Eleven persons injured in bloody clashes between demonstrators during the state visit of the shah of Iran here Nov. 15-16 filed a $19 million lawsuit yesterday, alleging their civil rights were violated by anti-shah demonstrators and that police failed to provide adequate protection.
THe claimants - ranging from a 9-year-old boy who was reportedly beaten in the head, arms and legs to a Chicago bricklayer who says he was stabbed in the leg by a knife - have asked for a variety of compensatory, punitive and property damages totaling $19,403,500.
The lawsuit stems primarily from a Nov. 15 clash on the Ellipse near the White House when hundreds of stickwielding anti-shah Iranian students attacked a gathering of several thousand pro-shah demonstrators during the ceremonial arrival of Shah Mohammad Reza Pahlavi at the White House.
At least 96 demonstrators and 28 U.S. Park Police officers were injured, some seriously, in the most violent outbreak here in several years. Police, overwhelmed by the attacking students, fired tear gas and reinforcements arrived to help disperse the crowd. More demonstrations and a few hit-and-run skirmishes between pro-and anti-shah factions continued that day and into the next.
Some Park Police officers complained later they were ill-prepared for the violence and that available D.C. police were not called in to help. FBI and State Department officials also said police planners apparently ignored early warnings of a likely clash between the hostile Iranian factions.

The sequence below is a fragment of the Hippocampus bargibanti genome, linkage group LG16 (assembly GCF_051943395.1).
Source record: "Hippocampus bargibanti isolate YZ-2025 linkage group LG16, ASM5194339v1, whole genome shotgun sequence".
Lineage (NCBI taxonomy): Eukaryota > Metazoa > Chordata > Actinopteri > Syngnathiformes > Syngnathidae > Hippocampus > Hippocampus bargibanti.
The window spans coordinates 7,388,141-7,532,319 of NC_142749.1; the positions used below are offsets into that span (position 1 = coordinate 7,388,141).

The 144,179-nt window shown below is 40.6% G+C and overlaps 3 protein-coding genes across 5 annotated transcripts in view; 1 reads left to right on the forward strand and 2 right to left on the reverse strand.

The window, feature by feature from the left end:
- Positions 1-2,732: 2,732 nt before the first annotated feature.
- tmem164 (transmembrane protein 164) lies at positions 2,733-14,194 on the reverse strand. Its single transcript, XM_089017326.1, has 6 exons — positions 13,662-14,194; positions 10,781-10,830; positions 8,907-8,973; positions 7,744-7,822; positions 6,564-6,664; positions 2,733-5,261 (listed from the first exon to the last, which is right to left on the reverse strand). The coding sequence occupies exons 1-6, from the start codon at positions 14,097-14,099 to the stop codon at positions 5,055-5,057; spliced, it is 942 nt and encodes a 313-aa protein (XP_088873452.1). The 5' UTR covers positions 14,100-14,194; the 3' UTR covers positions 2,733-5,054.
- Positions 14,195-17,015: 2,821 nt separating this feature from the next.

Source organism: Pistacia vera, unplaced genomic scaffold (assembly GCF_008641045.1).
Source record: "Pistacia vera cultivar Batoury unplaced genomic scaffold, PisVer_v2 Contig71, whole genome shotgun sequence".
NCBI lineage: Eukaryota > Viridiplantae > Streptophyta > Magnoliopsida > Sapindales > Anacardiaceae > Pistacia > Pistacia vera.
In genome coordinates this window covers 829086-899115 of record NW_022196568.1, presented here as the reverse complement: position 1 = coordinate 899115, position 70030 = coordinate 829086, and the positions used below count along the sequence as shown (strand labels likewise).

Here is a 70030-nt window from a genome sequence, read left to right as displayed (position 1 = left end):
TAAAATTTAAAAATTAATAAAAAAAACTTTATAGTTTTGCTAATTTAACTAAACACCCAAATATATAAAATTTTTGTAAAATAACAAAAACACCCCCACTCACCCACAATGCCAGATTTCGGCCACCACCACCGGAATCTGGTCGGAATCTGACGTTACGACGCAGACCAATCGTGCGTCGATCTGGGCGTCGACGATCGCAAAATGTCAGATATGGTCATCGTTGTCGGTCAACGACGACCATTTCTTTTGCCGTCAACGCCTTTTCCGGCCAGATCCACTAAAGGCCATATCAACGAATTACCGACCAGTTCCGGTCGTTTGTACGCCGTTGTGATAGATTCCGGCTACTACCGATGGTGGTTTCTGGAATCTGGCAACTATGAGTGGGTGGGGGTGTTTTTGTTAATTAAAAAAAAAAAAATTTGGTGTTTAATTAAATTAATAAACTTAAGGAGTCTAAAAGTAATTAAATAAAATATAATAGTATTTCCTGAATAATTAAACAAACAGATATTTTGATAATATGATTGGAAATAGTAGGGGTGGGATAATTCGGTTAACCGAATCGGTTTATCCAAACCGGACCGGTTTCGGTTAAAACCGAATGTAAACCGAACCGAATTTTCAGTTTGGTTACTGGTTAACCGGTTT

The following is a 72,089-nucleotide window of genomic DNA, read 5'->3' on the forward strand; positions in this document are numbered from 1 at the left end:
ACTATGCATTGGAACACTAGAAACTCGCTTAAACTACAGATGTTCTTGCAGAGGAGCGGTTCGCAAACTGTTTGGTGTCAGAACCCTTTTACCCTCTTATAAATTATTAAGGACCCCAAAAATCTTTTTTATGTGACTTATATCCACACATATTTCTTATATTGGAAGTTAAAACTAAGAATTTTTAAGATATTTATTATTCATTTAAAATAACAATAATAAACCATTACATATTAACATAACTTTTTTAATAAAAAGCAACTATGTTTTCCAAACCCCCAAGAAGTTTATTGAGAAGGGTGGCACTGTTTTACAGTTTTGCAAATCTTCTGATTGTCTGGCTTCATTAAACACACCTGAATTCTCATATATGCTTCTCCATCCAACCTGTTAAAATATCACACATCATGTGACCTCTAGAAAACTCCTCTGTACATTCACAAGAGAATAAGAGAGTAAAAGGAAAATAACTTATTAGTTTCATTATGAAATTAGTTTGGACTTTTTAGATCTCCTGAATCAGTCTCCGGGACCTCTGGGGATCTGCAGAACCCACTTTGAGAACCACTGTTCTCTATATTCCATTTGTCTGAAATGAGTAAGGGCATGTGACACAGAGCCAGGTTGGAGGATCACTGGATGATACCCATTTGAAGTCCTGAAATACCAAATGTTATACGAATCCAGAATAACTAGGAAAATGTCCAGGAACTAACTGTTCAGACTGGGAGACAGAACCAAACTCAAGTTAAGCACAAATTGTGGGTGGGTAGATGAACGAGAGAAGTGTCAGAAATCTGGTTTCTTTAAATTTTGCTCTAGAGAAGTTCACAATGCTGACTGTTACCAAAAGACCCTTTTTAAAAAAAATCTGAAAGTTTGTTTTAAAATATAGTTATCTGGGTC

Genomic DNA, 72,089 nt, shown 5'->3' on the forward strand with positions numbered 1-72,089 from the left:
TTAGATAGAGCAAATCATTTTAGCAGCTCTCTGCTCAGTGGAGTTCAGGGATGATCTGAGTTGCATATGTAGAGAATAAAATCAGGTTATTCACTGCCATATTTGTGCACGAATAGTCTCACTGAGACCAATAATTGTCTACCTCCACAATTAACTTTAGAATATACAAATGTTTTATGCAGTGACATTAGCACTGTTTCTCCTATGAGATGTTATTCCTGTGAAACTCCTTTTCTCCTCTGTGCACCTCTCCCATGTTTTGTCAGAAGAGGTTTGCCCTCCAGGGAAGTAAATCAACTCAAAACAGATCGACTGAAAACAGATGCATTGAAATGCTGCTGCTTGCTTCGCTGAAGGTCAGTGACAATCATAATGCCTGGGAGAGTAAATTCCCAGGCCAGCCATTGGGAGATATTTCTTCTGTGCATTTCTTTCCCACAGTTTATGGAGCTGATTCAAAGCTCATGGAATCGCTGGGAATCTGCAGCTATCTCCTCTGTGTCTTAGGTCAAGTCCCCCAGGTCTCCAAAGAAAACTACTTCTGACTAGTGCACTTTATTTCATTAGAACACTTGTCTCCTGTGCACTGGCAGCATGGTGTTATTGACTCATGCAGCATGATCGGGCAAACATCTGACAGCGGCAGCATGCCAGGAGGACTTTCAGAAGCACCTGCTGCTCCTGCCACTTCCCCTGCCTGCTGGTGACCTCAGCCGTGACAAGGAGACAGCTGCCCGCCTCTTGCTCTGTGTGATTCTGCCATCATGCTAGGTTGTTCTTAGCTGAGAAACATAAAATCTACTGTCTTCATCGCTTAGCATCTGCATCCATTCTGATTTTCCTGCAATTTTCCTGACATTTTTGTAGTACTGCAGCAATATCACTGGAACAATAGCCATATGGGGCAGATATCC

Yesterday's lawsuit, filed in U.S. District Court here, was leveled against both D.C. and Park Police as well as several anti-shah demonstration leaders and organizations, including the Iranian Student Association in the United States, the Muslim Youth Organization and the Organization of Iranian Moslem Students.
The plaintiffs include several Assyrian-Americans and other Iranian ethnics from Chicago who had come to Washington in an elaborately organized effort to offset the militant anti-shah students.
One other plaintiff is Robert Ita, a Nigerian who according to attorney Albert Rapoport, was a bystander at the Ellipse. He was beaten by students, Rapoport said, when he attempted to prevent the students from clubbing a woman.
Student organizers, who acknowledge their followers include a variety of Marxists and non-Communist socialists, blame the violence variously on Iranian secret police provocateurs and random anarchist elements in their ranks.
The Iranian Embassy here was denied involvement in organizing the pro-shah demonstrations or sending in secret police (SAVAK).